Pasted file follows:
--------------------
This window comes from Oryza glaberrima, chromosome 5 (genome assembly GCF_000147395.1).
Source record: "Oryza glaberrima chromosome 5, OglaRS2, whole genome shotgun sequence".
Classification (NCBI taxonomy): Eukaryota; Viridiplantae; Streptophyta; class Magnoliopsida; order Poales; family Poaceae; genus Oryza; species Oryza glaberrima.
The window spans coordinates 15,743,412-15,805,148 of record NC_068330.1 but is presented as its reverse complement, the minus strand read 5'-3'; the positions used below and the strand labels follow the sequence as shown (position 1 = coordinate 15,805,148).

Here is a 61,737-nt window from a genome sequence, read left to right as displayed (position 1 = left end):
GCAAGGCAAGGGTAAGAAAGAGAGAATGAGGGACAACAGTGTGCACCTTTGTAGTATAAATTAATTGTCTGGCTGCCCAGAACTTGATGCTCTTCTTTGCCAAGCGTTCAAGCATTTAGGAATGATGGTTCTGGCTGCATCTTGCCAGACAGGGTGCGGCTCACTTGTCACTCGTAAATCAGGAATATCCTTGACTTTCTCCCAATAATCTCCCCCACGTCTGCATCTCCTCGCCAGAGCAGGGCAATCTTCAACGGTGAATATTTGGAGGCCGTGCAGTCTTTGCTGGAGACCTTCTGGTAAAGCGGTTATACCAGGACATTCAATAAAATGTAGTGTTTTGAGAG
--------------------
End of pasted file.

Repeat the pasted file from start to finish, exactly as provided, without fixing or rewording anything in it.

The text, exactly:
This window comes from Oryza glaberrima, chromosome 5 (genome assembly GCF_000147395.1).
Source record: "Oryza glaberrima chromosome 5, OglaRS2, whole genome shotgun sequence".
Classification (NCBI taxonomy): Eukaryota; Viridiplantae; Streptophyta; class Magnoliopsida; order Poales; family Poaceae; genus Oryza; species Oryza glaberrima.
The window spans coordinates 15,743,412-15,805,148 of record NC_068330.1 but is presented as its reverse complement, the minus strand read 5'-3'; the positions used below and the strand labels follow the sequence as shown (position 1 = coordinate 15,805,148).

Here is a 61,737-nt window from a genome sequence, read left to right as displayed (position 1 = left end):
GCAAGGCAAGGGTAAGAAAGAGAGAATGAGGGACAACAGTGTGCACCTTTGTAGTATAAATTAATTGTCTGGCTGCCCAGAACTTGATGCTCTTCTTTGCCAAGCGTTCAAGCATTTAGGAATGATGGTTCTGGCTGCATCTTGCCAGACAGGGTGCGGCTCACTTGTCACTCGTAAATCAGGAATATCCTTGACTTTCTCCCAATAATCTCCCCCACGTCTGCATCTCCTCGCCAGAGCAGGGCAATCTTCAACGGTGAATATTTGGAGGCCGTGCAGTCTTTGCTGGAGACCTTCTGGTAAAGCGGTTATACCAGGACATTCAATAAAATGTAGTGTTTTGAGAG